In part 1 I covered some NIC operations from command line. In part 2 I will cover some standard virtual switch tasks like adding and deleting a virtual switch and making and configuring PortGroups. So here goes for virtual switch operations…
Listing all virtual switches
This commands gives you a list of all the configured virtual switches with their PortGroups and connected uplinks. Further more a lot of properties are shown about the vSwitches and PortGroups. For vSwitches it shows among other things the name, the uplinks, the number of used ports and the number of configured ports. For PortGroups it shows the PortGroup name, VLAN ID and uplinks.
Add a virtual switch called ‘TestSwitch1’
It’s really simple to add a virtual switch to an ESX server. You simply use the following command:
esxcfg-vswitch -a TestSwitch1
This creates a virtual switch with the name ‘TestSwitch1’. It still has no PortGroups and it has been set with the default amount of configured ports (64). To see all the properties use the command provided earlier to list the virtual switches. If you want to specify the number of configured ports you can use the following command:
esxcfg-vswitch -a TestSwitch1:16
This gives you a virtual switch named ‘TestSwitch1’ with 16 configured ports.
Add a PortGroup to a virtual switch called ‘TestPortGroup1’
Now we want to add a PortGroup to a virtual switch. The following command adds a PortGroup called ‘TestPortGroup1’ to our previously created virtual switch:
esxcfg-vswitch -A TestPortGroup1 TestSwitch1
This will create a PortGroup with VLAN ID 0. Notice that this time we used ‘-A’ to add the PortGroup since ‘-a’ is used for adding virtual switches. When we want to set the VLAN ID of the PortGroup we have to issue a second command. This command will set the VLAN ID of the PortGroup we just created to VLAN ID 2. The parameter ‘-p’ defines the PortGroup and ‘-v’ defines the VLAN ID you want to set it to.
esxcfg-vswitch -p TestPortGroup1 -v 2 TestSwitch1
Add an uplinkto the virtual switch and PortGroup
So now we got a virtual switch and a PortGroup. I guess we would like some connection to the outside world. So when we want to bind a physical NIC to the created PortGroup the thing to do is link the pNIC to the virtual switch and after that we automatically have the link to the PortGroup. First you need to find out what pNIC you want to bind to the virtual switch. You can check the names of the pNIC’s with the command
esxcfg-nics -l, which I discussed in part 1. Now that we know the name we can bind it to the virtual switch. With the following command I will bind ‘vmnic4’ to the created virtual switch:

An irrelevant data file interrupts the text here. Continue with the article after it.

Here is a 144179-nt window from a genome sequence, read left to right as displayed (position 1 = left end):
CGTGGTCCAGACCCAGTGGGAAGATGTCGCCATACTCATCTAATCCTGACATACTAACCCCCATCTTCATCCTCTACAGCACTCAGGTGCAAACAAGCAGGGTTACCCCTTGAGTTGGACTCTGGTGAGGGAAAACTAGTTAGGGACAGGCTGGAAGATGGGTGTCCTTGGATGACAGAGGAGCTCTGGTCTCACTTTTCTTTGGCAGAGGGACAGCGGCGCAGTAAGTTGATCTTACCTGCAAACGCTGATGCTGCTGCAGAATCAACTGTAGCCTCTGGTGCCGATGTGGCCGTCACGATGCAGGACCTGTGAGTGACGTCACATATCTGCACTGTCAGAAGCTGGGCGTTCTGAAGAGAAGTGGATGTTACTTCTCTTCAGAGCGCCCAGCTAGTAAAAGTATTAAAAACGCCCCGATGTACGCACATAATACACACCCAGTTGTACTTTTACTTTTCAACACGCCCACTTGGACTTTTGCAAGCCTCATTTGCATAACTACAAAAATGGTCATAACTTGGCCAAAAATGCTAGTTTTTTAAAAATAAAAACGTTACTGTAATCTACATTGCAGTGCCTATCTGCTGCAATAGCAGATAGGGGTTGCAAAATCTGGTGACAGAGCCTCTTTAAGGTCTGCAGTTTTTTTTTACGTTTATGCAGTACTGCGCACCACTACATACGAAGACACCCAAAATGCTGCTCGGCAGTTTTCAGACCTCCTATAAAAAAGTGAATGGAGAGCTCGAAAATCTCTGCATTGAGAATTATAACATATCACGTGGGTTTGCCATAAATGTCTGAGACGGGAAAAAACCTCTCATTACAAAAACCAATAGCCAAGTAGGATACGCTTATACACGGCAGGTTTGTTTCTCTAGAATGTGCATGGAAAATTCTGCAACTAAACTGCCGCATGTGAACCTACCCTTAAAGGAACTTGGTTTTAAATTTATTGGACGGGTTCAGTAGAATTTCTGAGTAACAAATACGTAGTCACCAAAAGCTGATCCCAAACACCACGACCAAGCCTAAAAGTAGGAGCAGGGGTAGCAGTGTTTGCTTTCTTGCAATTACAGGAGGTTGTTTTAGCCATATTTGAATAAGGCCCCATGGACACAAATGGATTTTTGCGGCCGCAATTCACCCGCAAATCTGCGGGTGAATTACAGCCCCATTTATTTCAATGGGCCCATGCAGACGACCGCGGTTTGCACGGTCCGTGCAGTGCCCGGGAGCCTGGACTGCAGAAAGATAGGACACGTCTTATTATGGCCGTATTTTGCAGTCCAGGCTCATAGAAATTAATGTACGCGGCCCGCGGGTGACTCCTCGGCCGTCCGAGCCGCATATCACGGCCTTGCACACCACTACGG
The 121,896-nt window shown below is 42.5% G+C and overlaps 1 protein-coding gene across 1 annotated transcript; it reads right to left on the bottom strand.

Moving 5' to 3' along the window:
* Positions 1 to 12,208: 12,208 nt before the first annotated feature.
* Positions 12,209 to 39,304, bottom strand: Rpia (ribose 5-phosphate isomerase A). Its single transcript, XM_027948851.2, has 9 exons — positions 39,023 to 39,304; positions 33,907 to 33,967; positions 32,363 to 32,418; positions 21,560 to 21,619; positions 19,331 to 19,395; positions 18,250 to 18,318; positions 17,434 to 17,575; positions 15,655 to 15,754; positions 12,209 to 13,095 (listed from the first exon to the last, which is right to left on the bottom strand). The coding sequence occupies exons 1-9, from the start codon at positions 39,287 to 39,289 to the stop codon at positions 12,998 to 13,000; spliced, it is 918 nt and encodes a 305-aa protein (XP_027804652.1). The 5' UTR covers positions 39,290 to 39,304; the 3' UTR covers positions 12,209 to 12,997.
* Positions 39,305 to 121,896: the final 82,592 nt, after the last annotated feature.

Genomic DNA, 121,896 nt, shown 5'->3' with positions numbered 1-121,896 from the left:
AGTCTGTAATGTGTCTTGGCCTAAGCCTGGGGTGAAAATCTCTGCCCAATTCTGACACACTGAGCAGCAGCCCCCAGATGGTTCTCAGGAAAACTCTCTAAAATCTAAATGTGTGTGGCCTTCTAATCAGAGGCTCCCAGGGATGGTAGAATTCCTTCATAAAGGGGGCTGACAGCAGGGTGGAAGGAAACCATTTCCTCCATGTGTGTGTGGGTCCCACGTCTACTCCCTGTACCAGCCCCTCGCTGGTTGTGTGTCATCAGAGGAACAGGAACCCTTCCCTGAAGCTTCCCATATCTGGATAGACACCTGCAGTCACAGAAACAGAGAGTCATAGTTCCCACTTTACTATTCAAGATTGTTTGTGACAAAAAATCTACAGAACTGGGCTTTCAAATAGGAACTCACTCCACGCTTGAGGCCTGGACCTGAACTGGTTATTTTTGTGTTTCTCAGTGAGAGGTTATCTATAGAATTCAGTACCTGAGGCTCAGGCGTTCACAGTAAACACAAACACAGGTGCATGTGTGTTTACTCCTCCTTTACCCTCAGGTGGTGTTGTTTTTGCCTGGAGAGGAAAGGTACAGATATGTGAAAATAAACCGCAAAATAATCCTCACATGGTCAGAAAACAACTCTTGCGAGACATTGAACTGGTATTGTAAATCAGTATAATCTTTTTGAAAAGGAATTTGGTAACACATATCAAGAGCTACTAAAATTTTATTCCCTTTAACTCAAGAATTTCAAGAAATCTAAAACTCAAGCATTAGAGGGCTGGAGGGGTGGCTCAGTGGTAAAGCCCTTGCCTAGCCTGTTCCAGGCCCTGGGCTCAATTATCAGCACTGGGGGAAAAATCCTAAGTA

esxcfg-vswitch -L vmnic4 TestSwitch1
Notice that the l is a capital L, the normal l is already used for showing the list. Now we have configured the virtual switch correctly and we have a fully functional virtual switch with a virtual machine port group.
Remove a link from the PortGroup and virtual switch
Well first lets undo the links we just binded to the PortGroupand the virtual switch. It’s al pretty straightforward from here. If you managed to make the links it will be just as easy to undo them. The command for disconnecting the pNIC from the virtual switch is:
esxcfg-vswitch -U vmnic4 TestSwitch1
This will unlink ‘vmnic4’ from the virtual switch and the PortGroup. Notice that the ‘-U’ parameter is with a capital U just like the ‘-L’ for linking the pNIC.
Remove a PortGroup from the virtual switch
Removing the PortGroup is really simple. You just take the command you used to create the PortGroup, but instead of the ‘-A’ parameter you use the ‘-D” parameter (all capital). So the command to accomplish a deletion of the PortGroup ‘TestPortGroup1’ from virtual switch ‘TestSwitch1’ is:
esxcfg-vswitch -D TestPortGroup1 TestSwitch1
Now the virtual switch should be empty (if you didn’t do anything else to the virtual switch). There should be no PortGroups and no connected uplinks.
Removing a virtual switch
Now to set everything we have done back to the original state we have to delete the virtual switch we just made. Again this is really simple if you alter the create command. Just replace the ‘-a’ parameter with ‘-d’. The same as with the PortGroup only this time no capital characters.
esxcfg-vswitch -d TestSwitch1
And now if you list all the virtual switches again this should give you the same picture as at the beginning.
Ofcourse there are lots of things more you can do from command line networking related, but I thought this was the most basic and standard stuff you would want to do. Scott Lowe wrote some articles about more advanced operations like Setting Load Balancing Policies and Modifying a PortGroup using the CLI. I hope this articles were useful for all of you. At least it has given me a nice reference for the future.